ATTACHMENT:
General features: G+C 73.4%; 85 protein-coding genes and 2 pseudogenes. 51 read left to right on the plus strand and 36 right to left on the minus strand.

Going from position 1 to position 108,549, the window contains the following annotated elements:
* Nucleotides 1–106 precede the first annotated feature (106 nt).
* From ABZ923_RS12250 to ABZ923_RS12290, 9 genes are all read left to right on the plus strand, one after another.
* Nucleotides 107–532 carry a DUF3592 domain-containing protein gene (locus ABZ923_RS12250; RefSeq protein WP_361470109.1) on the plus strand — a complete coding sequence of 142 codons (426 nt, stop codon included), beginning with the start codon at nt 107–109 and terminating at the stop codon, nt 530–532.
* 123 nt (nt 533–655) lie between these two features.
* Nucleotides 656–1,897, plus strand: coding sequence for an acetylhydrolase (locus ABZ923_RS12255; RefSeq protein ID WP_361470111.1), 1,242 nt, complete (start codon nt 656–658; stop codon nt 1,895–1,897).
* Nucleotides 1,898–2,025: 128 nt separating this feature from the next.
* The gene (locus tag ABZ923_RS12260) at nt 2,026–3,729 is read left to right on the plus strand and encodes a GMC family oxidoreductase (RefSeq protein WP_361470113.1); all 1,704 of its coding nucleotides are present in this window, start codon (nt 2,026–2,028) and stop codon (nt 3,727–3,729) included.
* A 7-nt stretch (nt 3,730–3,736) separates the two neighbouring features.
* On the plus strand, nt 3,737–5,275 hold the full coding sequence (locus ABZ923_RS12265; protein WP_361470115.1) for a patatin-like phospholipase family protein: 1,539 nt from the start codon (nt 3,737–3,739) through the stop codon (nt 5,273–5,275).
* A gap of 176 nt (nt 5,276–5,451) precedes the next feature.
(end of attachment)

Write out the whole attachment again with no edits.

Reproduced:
General features: G+C 73.4%; 85 protein-coding genes and 2 pseudogenes. 51 read left to right on the plus strand and 36 right to left on the minus strand.

Going from position 1 to position 108,549, the window contains the following annotated elements:
* Nucleotides 1–106 precede the first annotated feature (106 nt).
* From ABZ923_RS12250 to ABZ923_RS12290, 9 genes are all read left to right on the plus strand, one after another.
* Nucleotides 107–532 carry a DUF3592 domain-containing protein gene (locus ABZ923_RS12250; RefSeq protein WP_361470109.1) on the plus strand — a complete coding sequence of 142 codons (426 nt, stop codon included), beginning with the start codon at nt 107–109 and terminating at the stop codon, nt 530–532.
* 123 nt (nt 533–655) lie between these two features.
* Nucleotides 656–1,897, plus strand: coding sequence for an acetylhydrolase (locus ABZ923_RS12255; RefSeq protein ID WP_361470111.1), 1,242 nt, complete (start codon nt 656–658; stop codon nt 1,895–1,897).
* Nucleotides 1,898–2,025: 128 nt separating this feature from the next.
* The gene (locus tag ABZ923_RS12260) at nt 2,026–3,729 is read left to right on the plus strand and encodes a GMC family oxidoreductase (RefSeq protein WP_361470113.1); all 1,704 of its coding nucleotides are present in this window, start codon (nt 2,026–2,028) and stop codon (nt 3,727–3,729) included.
* A 7-nt stretch (nt 3,730–3,736) separates the two neighbouring features.
* On the plus strand, nt 3,737–5,275 hold the full coding sequence (locus ABZ923_RS12265; protein WP_361470115.1) for a patatin-like phospholipase family protein: 1,539 nt from the start codon (nt 3,737–3,739) through the stop codon (nt 5,273–5,275).
* A gap of 176 nt (nt 5,276–5,451) precedes the next feature.